Millennials not as environmentally friendly as over 35s

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In a survey of UK adults by Whistl, 75% of respondents said they wanted e-retailers to minimise parcel packaging waste and use environmentally friendly materials for packaging their online purchases.

In a surprise finding, Millennials do not appear to be as environmentally friendly as previously thought as they find excess packaging to be less of an issue than for those aged over 35.

However, they are more open minded and willing to pay the most for eco-friendly packaging at £1.19 per package compared to just 47p extra by the over 65s.  Resistance to paying extra is lowest in London and the South East and highest in Northern England, Scotland and Northern Ireland.

It appears that the UK public still does not think about parcel packaging when placing an order, with 58% considering it to be an afterthought or not at all.   As for educating consumers on how their order is packaged, there is some interest in getting information before they buy but only 1 in 5 are very interested.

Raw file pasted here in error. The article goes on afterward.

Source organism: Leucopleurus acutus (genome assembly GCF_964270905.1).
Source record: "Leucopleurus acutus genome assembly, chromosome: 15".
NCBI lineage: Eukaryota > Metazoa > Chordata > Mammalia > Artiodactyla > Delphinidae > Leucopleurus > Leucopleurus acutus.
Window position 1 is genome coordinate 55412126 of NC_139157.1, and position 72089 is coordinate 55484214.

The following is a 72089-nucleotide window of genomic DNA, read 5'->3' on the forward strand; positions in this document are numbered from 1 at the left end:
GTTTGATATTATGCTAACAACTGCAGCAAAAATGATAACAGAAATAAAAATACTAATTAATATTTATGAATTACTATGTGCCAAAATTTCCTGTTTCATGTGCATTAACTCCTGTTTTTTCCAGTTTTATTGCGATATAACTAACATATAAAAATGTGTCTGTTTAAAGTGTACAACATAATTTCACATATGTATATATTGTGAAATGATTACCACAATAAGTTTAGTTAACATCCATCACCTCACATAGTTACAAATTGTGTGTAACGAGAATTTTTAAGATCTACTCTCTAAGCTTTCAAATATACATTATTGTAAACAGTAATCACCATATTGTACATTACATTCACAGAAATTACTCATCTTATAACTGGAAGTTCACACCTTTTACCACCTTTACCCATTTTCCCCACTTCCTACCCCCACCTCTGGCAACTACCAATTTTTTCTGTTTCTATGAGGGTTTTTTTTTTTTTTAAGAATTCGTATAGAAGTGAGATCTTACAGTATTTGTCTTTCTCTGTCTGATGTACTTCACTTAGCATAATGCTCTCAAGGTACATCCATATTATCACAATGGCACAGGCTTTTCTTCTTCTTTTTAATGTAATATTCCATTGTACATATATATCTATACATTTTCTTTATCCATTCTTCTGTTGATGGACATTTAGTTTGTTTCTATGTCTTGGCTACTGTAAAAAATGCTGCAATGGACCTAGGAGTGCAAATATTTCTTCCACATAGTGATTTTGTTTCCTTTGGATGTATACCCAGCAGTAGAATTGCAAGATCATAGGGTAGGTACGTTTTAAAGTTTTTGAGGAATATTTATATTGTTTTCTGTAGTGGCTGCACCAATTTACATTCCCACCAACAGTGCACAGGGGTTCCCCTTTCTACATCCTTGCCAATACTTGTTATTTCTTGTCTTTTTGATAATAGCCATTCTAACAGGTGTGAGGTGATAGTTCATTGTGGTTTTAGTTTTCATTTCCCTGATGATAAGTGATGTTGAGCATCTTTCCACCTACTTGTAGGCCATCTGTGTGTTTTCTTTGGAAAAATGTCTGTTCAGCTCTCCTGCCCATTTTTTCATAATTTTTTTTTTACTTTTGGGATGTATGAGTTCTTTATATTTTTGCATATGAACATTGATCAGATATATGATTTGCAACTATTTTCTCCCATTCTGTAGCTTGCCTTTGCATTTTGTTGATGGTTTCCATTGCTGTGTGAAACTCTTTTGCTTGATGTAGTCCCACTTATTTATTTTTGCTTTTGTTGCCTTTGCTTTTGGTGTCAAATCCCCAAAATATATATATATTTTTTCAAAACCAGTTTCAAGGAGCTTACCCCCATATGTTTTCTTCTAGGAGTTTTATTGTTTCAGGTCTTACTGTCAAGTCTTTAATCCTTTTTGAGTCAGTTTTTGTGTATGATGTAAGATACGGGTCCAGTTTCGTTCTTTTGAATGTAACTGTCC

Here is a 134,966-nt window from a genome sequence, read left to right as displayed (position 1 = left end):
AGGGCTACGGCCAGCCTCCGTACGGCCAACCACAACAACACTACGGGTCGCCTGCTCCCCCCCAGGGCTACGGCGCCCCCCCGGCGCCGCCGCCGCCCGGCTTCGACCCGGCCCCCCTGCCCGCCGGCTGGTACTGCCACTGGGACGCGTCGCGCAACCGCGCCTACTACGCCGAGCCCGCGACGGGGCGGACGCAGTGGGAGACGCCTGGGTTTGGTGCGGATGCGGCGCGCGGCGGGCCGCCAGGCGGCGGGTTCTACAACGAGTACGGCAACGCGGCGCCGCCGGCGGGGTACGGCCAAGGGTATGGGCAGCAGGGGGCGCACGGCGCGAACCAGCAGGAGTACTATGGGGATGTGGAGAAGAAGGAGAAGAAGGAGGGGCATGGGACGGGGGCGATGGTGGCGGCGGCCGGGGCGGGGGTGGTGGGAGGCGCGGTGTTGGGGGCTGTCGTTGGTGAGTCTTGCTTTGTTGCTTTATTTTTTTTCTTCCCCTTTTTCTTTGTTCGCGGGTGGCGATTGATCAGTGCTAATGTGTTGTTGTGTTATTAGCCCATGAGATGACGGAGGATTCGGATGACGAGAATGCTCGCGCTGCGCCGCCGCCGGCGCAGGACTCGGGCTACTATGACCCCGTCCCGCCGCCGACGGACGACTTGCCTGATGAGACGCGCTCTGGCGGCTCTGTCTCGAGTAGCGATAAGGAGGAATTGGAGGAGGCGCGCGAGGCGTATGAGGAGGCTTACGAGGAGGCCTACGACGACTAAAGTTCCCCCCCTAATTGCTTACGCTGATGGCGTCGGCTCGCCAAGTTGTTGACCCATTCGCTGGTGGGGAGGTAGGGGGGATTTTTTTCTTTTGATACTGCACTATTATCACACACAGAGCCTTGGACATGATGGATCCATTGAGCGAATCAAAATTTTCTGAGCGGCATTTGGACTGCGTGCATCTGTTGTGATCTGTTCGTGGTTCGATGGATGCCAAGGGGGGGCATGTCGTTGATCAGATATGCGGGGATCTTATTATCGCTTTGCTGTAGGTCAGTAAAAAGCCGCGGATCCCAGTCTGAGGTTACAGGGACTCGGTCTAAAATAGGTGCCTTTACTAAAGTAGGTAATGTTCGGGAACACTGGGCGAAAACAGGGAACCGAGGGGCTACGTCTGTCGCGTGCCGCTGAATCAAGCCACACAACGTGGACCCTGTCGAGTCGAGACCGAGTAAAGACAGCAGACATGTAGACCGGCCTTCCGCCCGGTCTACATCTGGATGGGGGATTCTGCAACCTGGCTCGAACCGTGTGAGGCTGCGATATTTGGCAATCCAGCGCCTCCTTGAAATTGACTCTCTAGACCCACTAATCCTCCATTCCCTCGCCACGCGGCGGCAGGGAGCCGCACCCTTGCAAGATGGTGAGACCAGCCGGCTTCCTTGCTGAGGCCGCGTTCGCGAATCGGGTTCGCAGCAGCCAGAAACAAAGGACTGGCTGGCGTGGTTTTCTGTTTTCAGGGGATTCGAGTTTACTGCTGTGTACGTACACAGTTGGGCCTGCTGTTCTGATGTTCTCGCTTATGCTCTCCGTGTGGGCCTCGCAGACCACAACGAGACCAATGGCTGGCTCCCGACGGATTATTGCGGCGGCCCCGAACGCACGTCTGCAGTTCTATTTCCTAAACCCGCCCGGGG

Although too much packaging is the third biggest frustration after cost and delays when buying online 58% are unlikely to do anything or do not care about the volume of packaging.

However, 42% say that they would take or have taken some sort of action if an order arrives in what they consider to be non-eco-friendly packaging, especially from Baby and Child product retailers.  If consumers do choose to voice their concerns, they are more likely to either leave a bad review about the business or inform friends and family via word of mouth; with a further 15% choosing not to purchase from the company again.

When pressed for what respondents consider environmentally friendly parcel packaging to mean, the majority (92%) strongly associate it as an item that can be recycled.

“These results show that although some consumers do care about the environmental impact of their packaging the cost of delivery and secure product packaging are the most important factors influencing UK online shoppers.

However, businesses should think about minimising the amount of packaging sent to a consumer and ensuring that it can be recycled kerbside could boost how satisfied your customer will be once their item has been delivered.”
– Melanie Darvall, Director of Marketing and communications, Whistl


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